The lack of skilled IT workers is hurting the deployment of emerging technology, according to a new survey from Gartner. In areas from cloud to cybersecurity, this crisis is expected to last for years to come.
Large, end-user companies, those with IT operating budgets of at least $20 million, are cutting back on contract workers after years of expanding their temporary workforces, according to new data by research firm Computer Economics.
But two other surveys that look at a broader group of firms see a reliance on contingency workers that is, overall, on the rise.
Computer Economics said the number of contract workers compared to regular workers declined this year to 10 percent at large firms, after rising in recent years. In 2012, contract workers accounted for 17 percent of the IT department workforces and in 2013 it was at 15 percent. The survey covered about 200 firms.
"There's a good explanation why it is trending down - because people are hiring," said John Longwell, Computer Economics vice president for research. He credits a stronger economy for the shift.
Small and mid-sized organizations were lagging behind, but are also beginning to hire more full-time IT staffers and reduce dependence on contractors, said Longwell.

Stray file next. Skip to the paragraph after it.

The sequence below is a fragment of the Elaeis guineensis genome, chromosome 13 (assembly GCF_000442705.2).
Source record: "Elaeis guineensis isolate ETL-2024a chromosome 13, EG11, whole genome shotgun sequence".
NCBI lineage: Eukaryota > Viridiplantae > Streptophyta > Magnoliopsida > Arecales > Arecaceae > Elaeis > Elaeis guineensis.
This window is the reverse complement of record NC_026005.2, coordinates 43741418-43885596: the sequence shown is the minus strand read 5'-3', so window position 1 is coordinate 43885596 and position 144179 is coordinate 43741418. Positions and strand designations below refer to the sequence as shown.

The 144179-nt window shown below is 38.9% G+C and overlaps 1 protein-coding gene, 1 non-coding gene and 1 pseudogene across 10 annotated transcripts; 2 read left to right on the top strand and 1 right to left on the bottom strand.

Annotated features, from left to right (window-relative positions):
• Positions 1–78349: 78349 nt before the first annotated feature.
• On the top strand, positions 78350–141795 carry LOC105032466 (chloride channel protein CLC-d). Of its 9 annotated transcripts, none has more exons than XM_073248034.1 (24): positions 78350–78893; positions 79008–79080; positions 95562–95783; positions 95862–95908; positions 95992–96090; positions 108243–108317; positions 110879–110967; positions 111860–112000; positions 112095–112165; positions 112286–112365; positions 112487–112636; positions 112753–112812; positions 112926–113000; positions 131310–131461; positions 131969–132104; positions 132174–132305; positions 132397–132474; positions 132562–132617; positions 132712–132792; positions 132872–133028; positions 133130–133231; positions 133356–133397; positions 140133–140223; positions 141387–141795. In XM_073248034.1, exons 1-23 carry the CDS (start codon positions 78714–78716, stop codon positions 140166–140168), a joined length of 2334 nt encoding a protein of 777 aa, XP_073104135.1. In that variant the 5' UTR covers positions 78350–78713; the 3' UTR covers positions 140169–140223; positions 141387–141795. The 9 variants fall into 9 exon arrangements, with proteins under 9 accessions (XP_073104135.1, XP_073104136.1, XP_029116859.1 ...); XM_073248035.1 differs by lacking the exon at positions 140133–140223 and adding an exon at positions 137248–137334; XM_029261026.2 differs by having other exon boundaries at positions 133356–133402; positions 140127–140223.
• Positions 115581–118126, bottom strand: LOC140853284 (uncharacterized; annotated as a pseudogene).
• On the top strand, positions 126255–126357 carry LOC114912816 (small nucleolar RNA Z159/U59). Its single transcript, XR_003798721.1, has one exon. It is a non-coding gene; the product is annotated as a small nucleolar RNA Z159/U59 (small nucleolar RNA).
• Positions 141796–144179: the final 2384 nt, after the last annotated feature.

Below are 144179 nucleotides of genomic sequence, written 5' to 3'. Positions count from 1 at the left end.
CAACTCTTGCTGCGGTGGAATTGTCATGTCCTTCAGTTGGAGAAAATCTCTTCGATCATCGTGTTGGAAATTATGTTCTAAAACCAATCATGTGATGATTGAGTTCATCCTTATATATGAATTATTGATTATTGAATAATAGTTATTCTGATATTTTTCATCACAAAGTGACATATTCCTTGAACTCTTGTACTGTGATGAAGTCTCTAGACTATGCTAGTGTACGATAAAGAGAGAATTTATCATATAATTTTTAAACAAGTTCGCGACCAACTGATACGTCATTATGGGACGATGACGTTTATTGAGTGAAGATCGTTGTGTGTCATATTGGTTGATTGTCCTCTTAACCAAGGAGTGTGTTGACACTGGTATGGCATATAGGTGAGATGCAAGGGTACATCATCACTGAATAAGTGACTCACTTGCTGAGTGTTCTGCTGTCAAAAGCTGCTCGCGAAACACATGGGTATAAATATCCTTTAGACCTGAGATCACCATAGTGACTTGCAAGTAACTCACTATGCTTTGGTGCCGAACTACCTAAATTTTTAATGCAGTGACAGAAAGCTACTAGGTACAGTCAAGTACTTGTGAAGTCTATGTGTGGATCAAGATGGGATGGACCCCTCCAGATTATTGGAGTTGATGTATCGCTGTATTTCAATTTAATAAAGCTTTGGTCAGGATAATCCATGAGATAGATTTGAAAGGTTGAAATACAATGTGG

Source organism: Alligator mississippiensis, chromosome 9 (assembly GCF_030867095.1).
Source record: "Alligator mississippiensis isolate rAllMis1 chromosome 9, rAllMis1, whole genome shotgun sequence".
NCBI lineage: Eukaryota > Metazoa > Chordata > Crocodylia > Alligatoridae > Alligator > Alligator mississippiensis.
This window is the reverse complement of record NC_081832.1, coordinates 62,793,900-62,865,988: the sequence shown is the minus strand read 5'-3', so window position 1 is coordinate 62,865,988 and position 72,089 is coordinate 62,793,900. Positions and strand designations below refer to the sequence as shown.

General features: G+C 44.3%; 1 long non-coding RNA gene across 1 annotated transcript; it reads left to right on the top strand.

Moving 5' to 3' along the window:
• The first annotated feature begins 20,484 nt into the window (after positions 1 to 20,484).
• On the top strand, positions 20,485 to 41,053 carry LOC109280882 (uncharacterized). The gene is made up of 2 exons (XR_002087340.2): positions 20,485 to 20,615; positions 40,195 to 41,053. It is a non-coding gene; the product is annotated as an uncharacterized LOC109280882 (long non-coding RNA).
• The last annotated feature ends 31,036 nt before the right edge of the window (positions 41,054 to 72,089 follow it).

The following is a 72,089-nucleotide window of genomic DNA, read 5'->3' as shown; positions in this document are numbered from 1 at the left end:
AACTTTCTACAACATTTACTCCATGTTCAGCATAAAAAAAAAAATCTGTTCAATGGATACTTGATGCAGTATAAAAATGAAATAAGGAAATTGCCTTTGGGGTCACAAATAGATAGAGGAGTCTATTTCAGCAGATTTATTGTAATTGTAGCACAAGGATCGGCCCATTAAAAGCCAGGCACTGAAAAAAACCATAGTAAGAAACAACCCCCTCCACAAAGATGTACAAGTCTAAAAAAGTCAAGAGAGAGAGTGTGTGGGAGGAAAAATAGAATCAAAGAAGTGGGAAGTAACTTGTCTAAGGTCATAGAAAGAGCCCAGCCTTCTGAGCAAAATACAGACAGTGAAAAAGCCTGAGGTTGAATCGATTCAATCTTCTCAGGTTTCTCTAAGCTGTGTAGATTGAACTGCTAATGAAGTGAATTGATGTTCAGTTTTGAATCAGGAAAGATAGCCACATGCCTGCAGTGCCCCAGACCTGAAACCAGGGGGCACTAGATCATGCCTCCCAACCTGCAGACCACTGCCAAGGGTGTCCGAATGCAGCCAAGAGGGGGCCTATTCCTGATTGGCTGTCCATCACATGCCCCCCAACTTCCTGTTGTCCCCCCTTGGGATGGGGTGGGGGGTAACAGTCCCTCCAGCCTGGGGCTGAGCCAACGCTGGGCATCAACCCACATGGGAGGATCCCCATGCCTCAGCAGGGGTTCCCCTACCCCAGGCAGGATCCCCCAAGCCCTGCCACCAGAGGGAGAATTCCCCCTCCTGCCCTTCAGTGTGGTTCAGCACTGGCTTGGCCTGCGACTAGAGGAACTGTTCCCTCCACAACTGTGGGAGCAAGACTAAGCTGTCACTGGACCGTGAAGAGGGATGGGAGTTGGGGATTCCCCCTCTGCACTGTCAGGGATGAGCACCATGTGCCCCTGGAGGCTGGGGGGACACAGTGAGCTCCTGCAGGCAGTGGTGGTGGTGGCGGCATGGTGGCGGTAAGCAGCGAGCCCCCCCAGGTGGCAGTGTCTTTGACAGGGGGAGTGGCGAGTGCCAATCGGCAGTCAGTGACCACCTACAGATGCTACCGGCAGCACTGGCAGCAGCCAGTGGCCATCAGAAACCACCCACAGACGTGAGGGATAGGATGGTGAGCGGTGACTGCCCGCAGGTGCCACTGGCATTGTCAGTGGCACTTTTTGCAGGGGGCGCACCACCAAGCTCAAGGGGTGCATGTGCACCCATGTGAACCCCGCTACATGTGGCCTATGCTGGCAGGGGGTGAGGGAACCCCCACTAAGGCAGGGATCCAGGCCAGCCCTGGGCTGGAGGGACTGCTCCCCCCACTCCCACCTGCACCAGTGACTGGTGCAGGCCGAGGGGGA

Data from Staffing Industry Analysts (SIA), which counts both IT and non-IT hiring, says reliance on temporary workers is rising overall, and is now at 18 percent of the overall workforce, a similar percentage to 2013. But the trend is strongly moving up (contingency workers were at 12 percent in 2009) and is forecast to rise to 20 percent in two years.
SIA gathers its data from contingent workforce managers at companies with more than 1,000 employees. Nearly 175 firms were surveyed.
Although IT workers are included in that broader percentage, Jon Osborne, the vice president of strategic research at SIA, said that 60 percent of the firms surveyed said IT workers are their top use of contingent worker.
Osborne also said that IT contingent workers are paid more on an hourly basis than permanent workers. "If you're very much in demand and have a skill that is really needed, you're more financially better off working on a contingent basis," said Osborne.
Osborne knows of some tech firms with about 50 percent of their workers on a contingent basis; that, he suspects is the logical limit of a permanent-versus-contingent mix.
IT staffing firm TEKsystems, which surveys IT hiring across industries, said its latest data from an unpublished survey shows both full-time and contingent hiring increasing in 2015. Its data shows that 40 percent of the firms it surveyed plan to increase their full-time IT staff next year, up from 38 percent this year. As for contingent workers, 36 percent plan to increase hiring in 2015, up from 24 percent this year.